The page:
How I'm pruning my apple tree this winter

If you follow me on Instagram you’ll know that I’ve been doing a little pruning project on my apple tree. 

Gorgeous looking…not so gorgeous eating!

Gorgeous looking…not so gorgeous eating!

 The tree was pruned last year, very badly (my own fault… I didn’t use a professional and I left him to it). When I returned, he had given my tree a general ‘haircut’ – i.e. cut about a third of the crown off from the outside. This has resulted in a squillion small upright shoots (or ‘water shoots’) rocketing skyward, both ruining the look of what was once a lovely gnarly old tree, and crowding the crown out, which has the effects of increasing the likelihood of disease and an over-production of small fruit. 


Personally I couldn’t care less about the fruit here – the apples are cookers and not very good ones at that…but I do love the tree, and its blossom and I want it back to its best, so the other day I took my secateurs and began pruning. It’s a bit of an endeavour that’ll have me doing small amounts over a sustained period of time, but here are the rules I’ll be following, which I found on the PTES website.


1.    I’ll be removing any dead wood, and any wood that looks diseased. Just as I would do with any pruning job.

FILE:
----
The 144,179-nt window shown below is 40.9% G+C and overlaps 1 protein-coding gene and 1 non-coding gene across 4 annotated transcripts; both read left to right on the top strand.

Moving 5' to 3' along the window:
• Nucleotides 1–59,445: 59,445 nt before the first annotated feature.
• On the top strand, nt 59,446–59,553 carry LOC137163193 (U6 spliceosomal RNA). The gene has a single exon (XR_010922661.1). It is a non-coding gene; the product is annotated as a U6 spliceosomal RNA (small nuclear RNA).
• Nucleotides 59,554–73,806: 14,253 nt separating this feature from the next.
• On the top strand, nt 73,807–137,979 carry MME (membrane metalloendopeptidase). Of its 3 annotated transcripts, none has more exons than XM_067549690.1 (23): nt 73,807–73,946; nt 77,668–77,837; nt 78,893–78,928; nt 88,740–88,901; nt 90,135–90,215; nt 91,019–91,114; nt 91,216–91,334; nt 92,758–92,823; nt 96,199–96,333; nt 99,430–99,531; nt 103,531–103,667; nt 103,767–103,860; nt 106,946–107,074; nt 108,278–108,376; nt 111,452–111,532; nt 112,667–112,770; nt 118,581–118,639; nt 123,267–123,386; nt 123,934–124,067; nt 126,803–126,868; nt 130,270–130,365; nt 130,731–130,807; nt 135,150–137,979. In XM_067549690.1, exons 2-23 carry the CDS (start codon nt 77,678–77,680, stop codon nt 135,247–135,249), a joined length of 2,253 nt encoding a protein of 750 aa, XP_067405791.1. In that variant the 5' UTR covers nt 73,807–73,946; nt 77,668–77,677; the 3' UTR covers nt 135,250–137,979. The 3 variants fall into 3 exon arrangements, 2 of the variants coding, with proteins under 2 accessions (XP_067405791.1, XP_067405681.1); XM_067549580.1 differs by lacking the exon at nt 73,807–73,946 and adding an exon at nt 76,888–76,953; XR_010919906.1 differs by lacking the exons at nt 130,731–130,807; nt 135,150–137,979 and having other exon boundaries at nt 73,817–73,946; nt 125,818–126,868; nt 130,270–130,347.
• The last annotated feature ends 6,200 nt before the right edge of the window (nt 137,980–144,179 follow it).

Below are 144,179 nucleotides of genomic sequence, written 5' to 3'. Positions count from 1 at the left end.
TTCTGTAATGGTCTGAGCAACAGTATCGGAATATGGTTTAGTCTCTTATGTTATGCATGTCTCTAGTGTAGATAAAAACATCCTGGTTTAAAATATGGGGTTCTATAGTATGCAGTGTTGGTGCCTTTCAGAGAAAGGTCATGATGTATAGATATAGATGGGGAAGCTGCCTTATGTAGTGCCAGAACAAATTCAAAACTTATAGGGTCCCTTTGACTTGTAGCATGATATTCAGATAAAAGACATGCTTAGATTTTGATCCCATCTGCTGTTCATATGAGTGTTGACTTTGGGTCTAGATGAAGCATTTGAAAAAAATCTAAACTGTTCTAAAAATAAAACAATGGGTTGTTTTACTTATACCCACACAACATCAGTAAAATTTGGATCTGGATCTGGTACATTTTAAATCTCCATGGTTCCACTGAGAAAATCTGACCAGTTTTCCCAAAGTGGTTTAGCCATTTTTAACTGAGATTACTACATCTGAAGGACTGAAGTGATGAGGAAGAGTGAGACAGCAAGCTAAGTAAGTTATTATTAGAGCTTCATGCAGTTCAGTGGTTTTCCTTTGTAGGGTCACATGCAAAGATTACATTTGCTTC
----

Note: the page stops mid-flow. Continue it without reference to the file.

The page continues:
2.    I’ll be looking for any branches that are crossing together and rubbing. This rubbing damages the bark and again, allows disease to get in and take hold. 

3.    I’ll be looking at the general shape of my tree, and removing any branches that don’t contribute to the shape that I want. With fruit trees the general rule of thumb is that you want an open shape – a ‘goblet’ really, so that there’s really great air circulation, and you don’t have lots of branches shading out those below. This means that branches growing towards the middle of the crown should generally be removed. There’s an old saying that you should be able to throw your hat through the crown, and it’s a useful image for the shape I’m after.

4.    Once I’ve done the above, I’ll tackle my water shoots. This is something I’ll be doing cautiously, because I don’t want to shock my tree by removing the whole lot in one go. I’ll start in the centre of the crown and remove a third of the total number of shoots. This will, I hope allow air and light into the centre of the tree. I’ll repeat the process next year, and in 2021, with a little summer pruning thrown in, to deal with any new shoots produced by each winter’s cuts.


Not a five minute project, by any means, but one that can definitely be done in five minute bursts, and it’s something that excites me tremendously, because I get to watch and learn.

Watershoots of doom

Watershoots of doom

As for the prunings, I’ll be using them for staking, kindling, and I’ll also be creating several small piles of them in different areas of the garden, for insects.


A note on tools.

I lost my pruning saw a while back (something I mean to rectify soon!). Secateurs are very good for the small water shoots where I can reach them. For larger branches, and for chopping the resulting wood, I’ll been using a little battery-powered chainsaw, and a telescopic lopper, both kindly gifted by Stihl. Reviews of these tools (and an update on the pruning) coming soon.


In the meantime, I’d love to hear your thoughts on the above. Any tips and tricks I should know about? Please let me know! I’m a novice at this and, as the loving custodian of a beautiful apple tree I want to do the best I can for it!

x Laetitia